Parliament approves Interior Ministry reform
By Ana Robakidze
Friday, July 10
The Georgian Parliament finally approved a bill on reforming Interior Ministry. During a session on July 8, lawmakers approved a new law which will establish the State Security Service, a new state agency to unit counter-terrorism center, counter-intelligence, anti-corruption agency and operative-technical department. These units are currently controlled by the Interior Ministry.
The bill was turned down by the largest opposition parties, United National Movement and Free Democrats.
When the bill is signed by President Giorgi Margvelashvili and goes into force, Prime Minister Irakli Gharibashvili will have five days to nominate a head of the State Security Service. After the official nomination, Parliament has two week to vote and approve the first head of the new agency.
In case Parliament fails to confirm a candidate by August 1, the date when the State Security Service should be established, Ghariabshvili will appoint a temporary head of the agency, who will take the post until the legislative body approves a PM nominated person.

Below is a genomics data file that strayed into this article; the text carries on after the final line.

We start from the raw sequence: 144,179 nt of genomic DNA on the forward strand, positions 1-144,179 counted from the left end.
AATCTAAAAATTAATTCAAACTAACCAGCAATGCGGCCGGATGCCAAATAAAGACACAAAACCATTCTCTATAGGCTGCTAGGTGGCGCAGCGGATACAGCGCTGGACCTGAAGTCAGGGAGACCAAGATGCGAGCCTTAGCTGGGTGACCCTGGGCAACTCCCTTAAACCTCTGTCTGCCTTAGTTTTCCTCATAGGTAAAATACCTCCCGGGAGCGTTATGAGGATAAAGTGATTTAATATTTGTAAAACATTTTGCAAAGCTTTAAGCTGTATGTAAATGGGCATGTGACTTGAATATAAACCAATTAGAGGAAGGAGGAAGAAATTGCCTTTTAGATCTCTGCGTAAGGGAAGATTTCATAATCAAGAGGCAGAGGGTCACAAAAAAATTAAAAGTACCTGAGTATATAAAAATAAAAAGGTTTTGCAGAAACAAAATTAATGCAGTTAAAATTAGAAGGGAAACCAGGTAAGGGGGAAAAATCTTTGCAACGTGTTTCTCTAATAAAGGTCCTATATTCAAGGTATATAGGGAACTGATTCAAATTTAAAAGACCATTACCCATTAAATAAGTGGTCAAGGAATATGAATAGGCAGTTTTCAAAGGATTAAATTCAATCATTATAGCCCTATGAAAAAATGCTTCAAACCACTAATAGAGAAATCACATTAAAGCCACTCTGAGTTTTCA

The candidate cannot be a member of any political party and will be approved by parliament by a minimum of 76 votes in favor. He will serve a single six-year term.
The bill was opposed not only by political parties but also by large groups of the civil sector. Human right groups claim the bill does not bring any novelty and it simply duplicates functions between the Interior Ministry and the State Security Service, as the units under the security agency will be granted with investigative functions and will also have the right to carry out detentions.
The new State Security Service will have a staff of 4,000 and be funded this year from the Interior Ministry budget.